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Flick, Lawrence Francis (10 August 1856–07 July 1938), physician, historian, and early leader in the campaign against tuberculosis, was born in Carroll Township, Cambria County, Pennsylvania, the son of John Flick, a mill owner and farmer, and Elizabeth Schabacher (changed to Sharbaugh). Flick grew up on the family farm, but poor health excused him from the usual chores. A bookish boy and a devout Roman Catholic, he first attended local schools. For most of his teenage years, he studied at St. Vincent’s, a Benedictine college in Beatty (now Latrobe), Pennsylvania, but symptoms suggesting tuberculosis cut short his classwork, and he returned home. After a period of indecision and various jobs, he entered Jefferson Medical College in Philadelphia and graduated in 1879. He then completed an internship at Philadelphia Hospital and opened an office for the practice of medicine. His persisting illness, however, was finally diagnosed as tuberculosis and, following his physicians’ advice, he traveled to the West for his health. By 1883, improvement allowed him to resume his practice, which soon included increasing numbers of patients with tuberculosis. “When I recovered from tuberculosis as a young man,” he wrote, “I consecrated my life to the welfare of those afflicted with the disease and to the protection of those who had not yet contracted it” ( ...

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Hoffman, Frederick Ludwig (02 May 1865–23 February 1946), statistician and public health author, was born in the town of Varel, in the former Duchy of Oldenburg (near the North Sea, not far from the port city of Bremen), in present-day northwestern Germany, the son of Augustus Franciscus Hoffman, an accountant, and Antoinette Marie Elise von Laar. In 1876 Hoffman’s father died. A few years later, at age fifteen, Hoffman left school to become an apprentice in a mercantile business because there were not sufficient funds to provide for his university education. The work did not suit him; after six months, he left. After working at several other unsatisfactory jobs, he decided to emigrate to the United States. He arrived at New York City on 28 November 1884, and he became a U.S. citizen on 25 October 1893....

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Koplik, Henry (28 October 1858–30 April 1927), pediatrician, educator, and microbiologist, was born in New York City, the son of Abraham S. Koplik and Rosalie K. Prager. Koplik received his undergraduate education at the City College of New York, where he obtained his bachelor of arts degree in 1878. In 1881 Koplik completed his medical school studies at the Columbia College of Physicians and Surgeons in the City of New York. The following year, 1882, he served his internship at the Bellevue Hospital of New York City....

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Law, James (13 February 1838–10 May 1921), veterinarian, educator, and public health advocate, was born in Edinburgh, Scotland, the son of John Law and Grace Turner, farmers. In 1857 he graduated from the Veterinary College in Edinburgh and then continued scientific study at the medical school of Edinburgh University and at veterinary schools in France at Alfort (near Paris) and Lyons. Returning to Scotland, he became a protégé of John Gamgee, a cosmopolitan English veterinarian who promoted the view that epizootics (diseases affecting many animals) were caused by minute organisms, not noxious fumes, changes in the weather, or poor ventilation. By siding with the controversial Gamgee, Law abandoned the anticontagionist views held by British veterinarians in general and by his Edinburgh teacher, William Dick. In 1860 Law joined the faculty of Gamgee’s New Veterinary College in Edinburgh and taught anatomy and materia medica. In so doing he joined the minority of veterinary educators who sought to improve veterinary education by placing it in a scientific framework. Although he had been certified as a veterinary surgeon by the Highland and Agricultural Society in 1857, he also took and passed the examination of the rival Royal College of Veterinary Surgeons (London) in 1861, thereby becoming a member and in 1877, rising to fellow. In 1863 he married Eliza Crighton in Edinburgh; they had three daughters and one son. When Gamgee reestablished the New Veterinary College in London in 1865 as the Royal Albert Veterinary College, Law moved with him. However, the Royal Albert failed to compete for students with the Royal Veterinary College, and Law left to practice in Ireland....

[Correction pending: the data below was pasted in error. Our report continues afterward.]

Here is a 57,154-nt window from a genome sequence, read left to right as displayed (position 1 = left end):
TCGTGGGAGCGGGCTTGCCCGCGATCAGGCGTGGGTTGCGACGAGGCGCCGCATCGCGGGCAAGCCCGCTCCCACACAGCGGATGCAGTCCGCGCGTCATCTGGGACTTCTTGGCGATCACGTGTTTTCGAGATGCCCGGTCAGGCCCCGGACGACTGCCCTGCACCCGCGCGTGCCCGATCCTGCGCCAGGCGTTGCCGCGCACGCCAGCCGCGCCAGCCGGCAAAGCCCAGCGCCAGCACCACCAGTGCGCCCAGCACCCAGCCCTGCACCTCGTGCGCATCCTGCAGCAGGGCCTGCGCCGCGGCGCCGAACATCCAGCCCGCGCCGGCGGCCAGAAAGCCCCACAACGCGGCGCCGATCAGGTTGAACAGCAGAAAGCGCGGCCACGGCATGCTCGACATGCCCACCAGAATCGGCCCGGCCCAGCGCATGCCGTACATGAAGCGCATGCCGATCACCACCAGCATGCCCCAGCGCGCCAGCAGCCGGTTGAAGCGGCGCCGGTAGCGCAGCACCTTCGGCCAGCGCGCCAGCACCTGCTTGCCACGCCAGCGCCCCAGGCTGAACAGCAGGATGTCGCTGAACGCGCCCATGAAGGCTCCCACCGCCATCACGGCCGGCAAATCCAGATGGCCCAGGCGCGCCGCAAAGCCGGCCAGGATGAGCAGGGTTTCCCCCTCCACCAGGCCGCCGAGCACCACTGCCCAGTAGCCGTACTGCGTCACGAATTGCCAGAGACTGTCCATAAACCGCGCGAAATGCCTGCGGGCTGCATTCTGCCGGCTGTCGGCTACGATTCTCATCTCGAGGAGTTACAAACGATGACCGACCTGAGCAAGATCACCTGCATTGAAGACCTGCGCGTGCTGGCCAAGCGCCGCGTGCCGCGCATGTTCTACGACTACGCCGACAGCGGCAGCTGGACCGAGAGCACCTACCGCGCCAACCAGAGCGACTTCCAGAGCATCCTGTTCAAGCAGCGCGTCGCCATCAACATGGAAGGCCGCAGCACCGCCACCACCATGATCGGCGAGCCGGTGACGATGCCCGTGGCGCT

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Pennington, Mary Engle (08 October 1872–27 December 1952), food-processing chemist, was born in Nashville, Tennessee, the daughter of Henry Pennington and Sarah B. Molony. Soon after her birth the family moved to West Philadelphia, Pennsylvania, where her father set up a label-making business. Mary enjoyed gardening, which was a hobby of her father, and at the age of twelve she became interested in medical chemistry after reading a library book about it. Her parents were surprised but supportive. In 1890 she entered the Towne Scientific School of the University of Pennsylvania as a special student (because she was a woman). The school gave her a certificate of proficiency in 1892, when she completed the work for a B.S., but they refused her the degree, which was only offered to men. Under a university rule for “extraordinary cases,” Pennington was allowed to continue studying at the University of Pennsylvania for a Ph.D. in chemistry, which she received in 1895. She held a fellowship there in chemical botany for two years and then a fellowship in physiological chemistry at Yale University for another year....

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Poindexter, Hildrus Augustus (10 May 1901–20 April 1987), physician, microbiologist, and public health specialist, was born on a farm near Memphis, Tennessee, the son of Fred Poindexter and Luvenia Gilberta Clarke, tenant farmers. After attending the normal (teacher training) department of Swift Memorial College, a Presbyterian school for blacks in Rogersville, Tennessee (1916–1920), he entered Lincoln University (Pa.) and graduated with an A.B. cum laude in 1924. Also in 1924 he married Ruth Viola Grier, with whom he would have one child, a daughter. He attended Dartmouth Medical School for two years before earning an M.D. at Harvard University in 1929, an A.M. in bacteriology at Columbia University in 1930, a Ph.D. in bacteriology and parasitology at Columbia in 1932, and an M.P.H. from Columbia in 1937....